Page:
"Oh, the moms at my kid's soccer practice drive me crazy and the coach is just so rude to my boy, but . . . "

"Oh, I signed up for another 3 year term on that community board that saps the time I'd rather spend with my friends, but . . ."

What is it with our love of self-abuse? And our inability to say no? And our falling prey to guilt trips?

I do it. You do it. We all do it.

We say yes to things that make other people happy though we growl later.

We over commit to projects because "nobody else did" and couldn't be farther away from our true interests.

We get caught in the vicious cycle of doing the same things year after year (forgetting why we started doing that thing in the first place!)

We let people and experiences make us miserable.

But there's an alternative, you know. I bet you've tried it before. And, I bet you loved yourself when you did. It's what I call moving toward love or in the words of one of my favorite Howard Thurman quotes-

howard-thurman-quote-resized

When we begin to let the priorities of our calendar reflect what we love and what makes us come alive, I believe our whole life begins to change.

Really.

Instead of filling our days with stuff that just checks stuff off the list or keeps the world spinning around (or so we think), we have the choice every day to move toward love-- doing what we enjoy the most and the people we enjoy the most doing it with!

Really.

46731-33684By this I don't mean we all go out and quit our day jobs tomorrow (the bills do have to be paid), but we begin by making small choices every week in the direction of what we love. Maybe for you it's a  . . .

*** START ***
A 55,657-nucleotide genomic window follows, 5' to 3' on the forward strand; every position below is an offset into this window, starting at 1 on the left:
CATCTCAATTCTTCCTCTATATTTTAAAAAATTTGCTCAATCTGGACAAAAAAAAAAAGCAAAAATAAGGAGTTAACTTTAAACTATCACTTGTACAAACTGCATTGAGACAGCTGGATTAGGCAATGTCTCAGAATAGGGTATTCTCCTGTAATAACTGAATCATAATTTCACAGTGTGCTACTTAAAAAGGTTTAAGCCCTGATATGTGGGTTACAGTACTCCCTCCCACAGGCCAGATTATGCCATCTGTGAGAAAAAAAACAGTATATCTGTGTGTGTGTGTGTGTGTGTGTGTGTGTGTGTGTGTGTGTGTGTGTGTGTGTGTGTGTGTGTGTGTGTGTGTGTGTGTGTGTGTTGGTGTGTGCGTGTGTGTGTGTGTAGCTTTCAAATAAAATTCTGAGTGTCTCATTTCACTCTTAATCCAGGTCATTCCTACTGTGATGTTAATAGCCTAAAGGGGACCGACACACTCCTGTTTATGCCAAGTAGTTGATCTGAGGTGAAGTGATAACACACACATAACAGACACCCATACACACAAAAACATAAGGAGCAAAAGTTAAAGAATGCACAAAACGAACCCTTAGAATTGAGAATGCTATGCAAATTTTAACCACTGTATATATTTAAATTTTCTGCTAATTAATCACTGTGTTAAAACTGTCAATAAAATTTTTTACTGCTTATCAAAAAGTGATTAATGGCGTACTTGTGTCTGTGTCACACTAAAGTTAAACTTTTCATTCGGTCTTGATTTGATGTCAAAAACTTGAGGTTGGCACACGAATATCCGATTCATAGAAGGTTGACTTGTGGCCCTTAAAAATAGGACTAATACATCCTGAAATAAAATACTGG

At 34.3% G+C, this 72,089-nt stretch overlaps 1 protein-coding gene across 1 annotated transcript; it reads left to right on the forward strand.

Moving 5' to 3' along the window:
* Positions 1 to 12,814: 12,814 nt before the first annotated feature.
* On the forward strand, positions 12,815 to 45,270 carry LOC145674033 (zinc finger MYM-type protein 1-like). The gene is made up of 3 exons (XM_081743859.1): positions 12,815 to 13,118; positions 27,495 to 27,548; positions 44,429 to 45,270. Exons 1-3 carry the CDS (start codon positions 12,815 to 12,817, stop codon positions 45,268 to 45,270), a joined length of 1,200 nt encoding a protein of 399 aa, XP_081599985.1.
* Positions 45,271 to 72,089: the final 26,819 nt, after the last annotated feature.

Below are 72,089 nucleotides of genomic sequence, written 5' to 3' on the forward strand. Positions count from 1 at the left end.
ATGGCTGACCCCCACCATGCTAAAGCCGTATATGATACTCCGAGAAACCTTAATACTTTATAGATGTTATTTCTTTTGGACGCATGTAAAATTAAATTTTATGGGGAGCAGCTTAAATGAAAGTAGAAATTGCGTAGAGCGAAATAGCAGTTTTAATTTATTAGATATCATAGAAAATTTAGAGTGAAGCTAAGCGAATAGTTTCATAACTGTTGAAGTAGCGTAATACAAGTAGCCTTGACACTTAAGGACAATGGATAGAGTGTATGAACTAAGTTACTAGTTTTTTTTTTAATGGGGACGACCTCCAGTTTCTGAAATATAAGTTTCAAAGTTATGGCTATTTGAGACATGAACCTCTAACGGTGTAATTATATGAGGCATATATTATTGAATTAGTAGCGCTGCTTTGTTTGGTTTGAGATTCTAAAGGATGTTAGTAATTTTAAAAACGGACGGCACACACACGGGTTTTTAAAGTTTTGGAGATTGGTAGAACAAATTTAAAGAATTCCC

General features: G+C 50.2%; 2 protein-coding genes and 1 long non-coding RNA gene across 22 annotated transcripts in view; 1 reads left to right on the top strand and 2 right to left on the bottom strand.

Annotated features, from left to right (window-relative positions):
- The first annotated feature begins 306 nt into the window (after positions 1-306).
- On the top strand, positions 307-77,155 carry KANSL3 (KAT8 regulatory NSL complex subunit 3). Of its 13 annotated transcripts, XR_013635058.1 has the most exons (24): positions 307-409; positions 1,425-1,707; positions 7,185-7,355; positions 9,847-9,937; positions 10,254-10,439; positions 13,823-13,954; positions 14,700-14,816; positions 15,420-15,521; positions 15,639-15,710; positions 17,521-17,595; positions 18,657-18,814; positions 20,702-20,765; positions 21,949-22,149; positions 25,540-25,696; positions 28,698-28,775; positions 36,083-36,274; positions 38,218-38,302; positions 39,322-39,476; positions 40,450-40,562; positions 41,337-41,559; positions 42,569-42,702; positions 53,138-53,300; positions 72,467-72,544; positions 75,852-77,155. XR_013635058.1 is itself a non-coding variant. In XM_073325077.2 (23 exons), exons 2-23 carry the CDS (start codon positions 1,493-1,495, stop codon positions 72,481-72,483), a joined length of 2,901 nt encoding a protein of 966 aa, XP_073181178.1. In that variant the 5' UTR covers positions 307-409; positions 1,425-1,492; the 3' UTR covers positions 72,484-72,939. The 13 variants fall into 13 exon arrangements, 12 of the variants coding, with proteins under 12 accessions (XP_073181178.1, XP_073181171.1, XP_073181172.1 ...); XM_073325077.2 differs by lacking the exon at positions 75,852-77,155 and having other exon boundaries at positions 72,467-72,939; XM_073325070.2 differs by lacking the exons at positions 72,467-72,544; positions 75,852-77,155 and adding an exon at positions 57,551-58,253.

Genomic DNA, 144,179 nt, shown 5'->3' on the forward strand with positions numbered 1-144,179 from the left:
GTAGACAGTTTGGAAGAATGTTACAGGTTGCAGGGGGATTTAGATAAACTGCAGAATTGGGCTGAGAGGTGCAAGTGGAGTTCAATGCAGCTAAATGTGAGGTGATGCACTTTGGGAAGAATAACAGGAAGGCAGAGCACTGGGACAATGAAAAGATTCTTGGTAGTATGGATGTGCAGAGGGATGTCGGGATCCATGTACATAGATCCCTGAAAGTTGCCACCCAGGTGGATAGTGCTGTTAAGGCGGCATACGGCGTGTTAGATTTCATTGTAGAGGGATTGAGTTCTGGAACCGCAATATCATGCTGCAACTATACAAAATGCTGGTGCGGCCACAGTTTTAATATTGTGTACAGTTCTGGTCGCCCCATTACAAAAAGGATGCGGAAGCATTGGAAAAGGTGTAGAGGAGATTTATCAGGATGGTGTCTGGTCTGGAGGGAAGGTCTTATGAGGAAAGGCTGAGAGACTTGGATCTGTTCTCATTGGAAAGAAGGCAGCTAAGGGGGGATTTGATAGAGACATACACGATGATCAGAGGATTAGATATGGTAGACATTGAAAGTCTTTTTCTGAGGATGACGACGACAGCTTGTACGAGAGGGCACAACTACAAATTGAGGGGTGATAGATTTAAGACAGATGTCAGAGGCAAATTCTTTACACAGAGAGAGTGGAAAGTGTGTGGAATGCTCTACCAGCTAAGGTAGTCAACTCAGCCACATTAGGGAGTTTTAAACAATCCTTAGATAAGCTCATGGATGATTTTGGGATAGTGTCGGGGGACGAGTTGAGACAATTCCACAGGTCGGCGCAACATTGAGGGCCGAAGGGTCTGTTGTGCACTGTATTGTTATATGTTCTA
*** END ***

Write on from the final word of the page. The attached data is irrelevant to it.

Knowing that as we make these choices, we grow closer every day toward who we are and what our lives are most to be about.

For moving toward love IS whatever brings us both joy and deeper connection to ourselves and/ or others.

Anne Lamott says it best: "I think joy and sweetness and affection are a spiritual path. We're here to know God, to love and serve God, and to be blown away by the beauty and miracle of nature. You just have to get rid of so much baggage to be light enough to dance, to sing, to play."

It take courage of course to live like this-- to come alive.

NO can be an earth shattering word to people around us, especially as we begin to say potentially for the first time.

It's hard to tell our children no.

It's hard to tell our parents no.

It's hard to tell our best friends no.

But in the end, what's at stake is more than hurting someone's feelings. It's OUR LIFE.

It's our life that we will one day be accountable before our Maker. So why would you and I want to waste our precious days on relationships, on projects, or on experiences that make us feel less than? Or drained? Or discouraged? Really why?

So if you're needing someone to give you permission this week to say yes to something you LOVE and no to something you hate, let me be your pastor today.

Move toward love, my friends. Move.

It's a great spiritual path.